We therefore postulate that the quality of the communication likely influences the quality of follow-up care for abnormal mammograms requiring short-term follow-up. Using a cohort of women with abnormal mammograms that require short-term follow-up imaging, this paper will document the quality of the follow-up and then examine the communication factors that are associated with the delivery of appropriate follow-up care.
This study was part of a larger study to examine the quality of follow-up care women received at primary care clinics for common breast problems. Women were recruited from 1 of 10 participating general internal medicine practices in the greater Boston area. They were diverse in location, structure, and the degree of academic affiliation, and include 5 hospital-based practices, 1 university health service, 1 large group-model HMO, 2 neighborhood health centers in disadvantaged communities, and 1 suburban group practice. The study was approved by the institutional review board at each institution.
To identify women whose mammograms were interpreted as needing follow-up imaging within 6 months, we screened all mammogram reports received by the 10 participating clinics between June 1996 and June 1997. To reduce the variability introduced by nonattending-level physicians, we excluded patients whose primary care physician was a house staff member or a nurse-practitioner in the year prior to the study period. We also excluded patients who had previously been diagnosed with breast cancer prior to the study period. Because our focus was on women with a new abnormality on their mammogram, we excluded patients who had had abnormal mammogram findings during the year immediately preceding the study period (i.e., June 1995 to May 1996). Women who had undergone work-ups for a breast complaint between June 1994 and May 1995 were also excluded to minimize the influence of a recent work-up on clinical and patient behavior. We excluded patients whose primary language was listed as neither English nor Spanish, because our staff who administered the telephone surveys spoke only these 2 languages.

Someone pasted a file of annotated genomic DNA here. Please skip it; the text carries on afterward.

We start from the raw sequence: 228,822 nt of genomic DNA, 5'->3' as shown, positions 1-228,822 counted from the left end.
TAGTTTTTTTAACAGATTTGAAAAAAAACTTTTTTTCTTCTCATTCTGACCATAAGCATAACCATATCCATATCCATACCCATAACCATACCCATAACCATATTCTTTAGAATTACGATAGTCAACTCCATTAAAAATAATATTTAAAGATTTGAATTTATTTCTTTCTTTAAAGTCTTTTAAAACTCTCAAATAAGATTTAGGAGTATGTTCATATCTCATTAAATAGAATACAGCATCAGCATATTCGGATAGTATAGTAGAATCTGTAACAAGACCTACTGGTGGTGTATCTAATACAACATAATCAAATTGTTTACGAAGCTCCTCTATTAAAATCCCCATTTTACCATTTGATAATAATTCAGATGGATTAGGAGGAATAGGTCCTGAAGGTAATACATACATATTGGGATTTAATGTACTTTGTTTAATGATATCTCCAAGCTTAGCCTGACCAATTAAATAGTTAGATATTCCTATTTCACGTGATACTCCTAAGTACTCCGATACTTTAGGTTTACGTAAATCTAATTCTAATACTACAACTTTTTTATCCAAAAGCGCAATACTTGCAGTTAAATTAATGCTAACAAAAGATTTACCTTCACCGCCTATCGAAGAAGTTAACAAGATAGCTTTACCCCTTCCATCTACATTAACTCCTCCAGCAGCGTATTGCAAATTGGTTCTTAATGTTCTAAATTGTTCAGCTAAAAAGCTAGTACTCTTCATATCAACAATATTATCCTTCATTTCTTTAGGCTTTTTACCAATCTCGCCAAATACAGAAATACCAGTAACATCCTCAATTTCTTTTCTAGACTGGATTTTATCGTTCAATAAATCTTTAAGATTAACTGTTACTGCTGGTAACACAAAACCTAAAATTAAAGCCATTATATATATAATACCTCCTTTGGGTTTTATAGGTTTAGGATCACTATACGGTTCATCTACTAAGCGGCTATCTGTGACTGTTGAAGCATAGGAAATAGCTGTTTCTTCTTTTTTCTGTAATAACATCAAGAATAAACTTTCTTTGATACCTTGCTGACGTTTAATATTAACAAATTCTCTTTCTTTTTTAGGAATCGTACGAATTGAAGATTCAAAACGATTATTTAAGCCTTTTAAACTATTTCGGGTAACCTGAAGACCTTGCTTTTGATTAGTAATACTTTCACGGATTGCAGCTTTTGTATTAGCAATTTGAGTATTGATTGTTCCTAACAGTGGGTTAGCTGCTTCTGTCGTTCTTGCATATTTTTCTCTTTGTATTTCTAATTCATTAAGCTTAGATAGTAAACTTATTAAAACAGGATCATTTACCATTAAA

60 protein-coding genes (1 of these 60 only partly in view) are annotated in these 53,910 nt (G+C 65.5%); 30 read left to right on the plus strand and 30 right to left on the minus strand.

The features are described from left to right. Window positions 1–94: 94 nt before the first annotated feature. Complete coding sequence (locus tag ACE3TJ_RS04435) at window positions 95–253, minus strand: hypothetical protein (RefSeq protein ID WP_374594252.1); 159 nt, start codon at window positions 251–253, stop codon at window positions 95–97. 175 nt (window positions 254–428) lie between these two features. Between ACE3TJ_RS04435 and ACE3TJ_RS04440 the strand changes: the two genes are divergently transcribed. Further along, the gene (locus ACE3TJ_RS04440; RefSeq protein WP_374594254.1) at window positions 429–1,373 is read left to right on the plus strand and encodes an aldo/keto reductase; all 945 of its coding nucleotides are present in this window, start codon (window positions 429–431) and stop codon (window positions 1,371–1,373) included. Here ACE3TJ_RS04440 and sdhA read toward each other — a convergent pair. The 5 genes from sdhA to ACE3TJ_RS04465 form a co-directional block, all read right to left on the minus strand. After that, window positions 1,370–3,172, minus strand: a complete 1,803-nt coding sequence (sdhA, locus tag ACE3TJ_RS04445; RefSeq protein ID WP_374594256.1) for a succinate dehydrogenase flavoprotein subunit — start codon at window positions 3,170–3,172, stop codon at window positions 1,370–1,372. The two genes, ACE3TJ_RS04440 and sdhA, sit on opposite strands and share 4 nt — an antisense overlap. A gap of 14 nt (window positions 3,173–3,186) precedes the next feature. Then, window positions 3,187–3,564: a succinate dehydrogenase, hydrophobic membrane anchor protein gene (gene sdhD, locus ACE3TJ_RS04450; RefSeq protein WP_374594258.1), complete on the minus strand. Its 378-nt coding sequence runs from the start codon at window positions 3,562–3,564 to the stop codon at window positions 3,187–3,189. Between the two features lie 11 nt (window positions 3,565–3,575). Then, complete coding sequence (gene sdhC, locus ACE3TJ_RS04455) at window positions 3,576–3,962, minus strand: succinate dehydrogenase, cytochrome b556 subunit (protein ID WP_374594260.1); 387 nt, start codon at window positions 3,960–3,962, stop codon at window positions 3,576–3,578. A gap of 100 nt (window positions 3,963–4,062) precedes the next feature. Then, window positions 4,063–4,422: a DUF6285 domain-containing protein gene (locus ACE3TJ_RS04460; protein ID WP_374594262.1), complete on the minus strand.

We initially screened 8,892 mammogram reports at the 10 sites. One hundred eighty-one women had the index abnormality for this study without meeting any of the exclusion criteria. One hundred fifty-nine (88%) of these abnormalities were detected on screening mammograms, whereas 22 (12%) were detected on mammograms done as part of a work-up for a breast complaint. Of these 181 women, 126 (70%) participated in the baseline telephone survey. Our analysis is based on this cohort of 126 women.
Women eligible for the study were sent an informational letter about the study and asked to return an “opt-out” postcard if they did not want to participate. Women who did not return the “opt-out” postcard were contacted by telephone for a “baseline” survey within 6 to 8 weeks of their index abnormal mammogram. All of the baseline surveys were conducted between June 1996 and June 1997. The baseline telephone survey included questions about sociodemographic characteristics such as race, psychological factors such as discomfort during mammography, and process-of-care factors such as how the mammogram result was communicated to the patient. Women who agreed to participate in the baseline survey were also contacted for a follow-up telephone survey 7 to 8 months after their index abnormal mammogram. Trained nurse reviewers abstracted medical records for information about the clinical details and type of evaluation women received around the time of the index mammogram and for the 7 months thereafter.
The purpose of our study was to examine how patient-physician communication factors influenced the appropriateness of follow-up care for women with abnormal mammograms that require short-term follow-up. In order to determine the appropriateness of care for this population, we used the practice guideline for the management of common breast problems published in 1995 by the Harvard Risk Management Foundation in its quarterly newsletter.12 This newsletter was circulated prior to the beginning of the study to all physicians practicing in the 10 study clinic sites. This guideline is similar to the guidelines published by the American College of Obstetrics and Gynecology.13 According to these guidelines, women with these abnormalities should either receive a repeat mammogram within 6 months, or be referred for a surgical evaluation. This particular guideline is largely based on a follow-up study performed by Sickles,11,14 who followed 7,484 women with this abnormality using follow-up mammograms at 6 months, 1 years, 2 years, and 3 years. In that study, 17% (n = 6) of breast cancers (n = 36, 0.5% of cohort) diagnosed in patients with this abnormality were identified at the 6-month follow-up mammogram.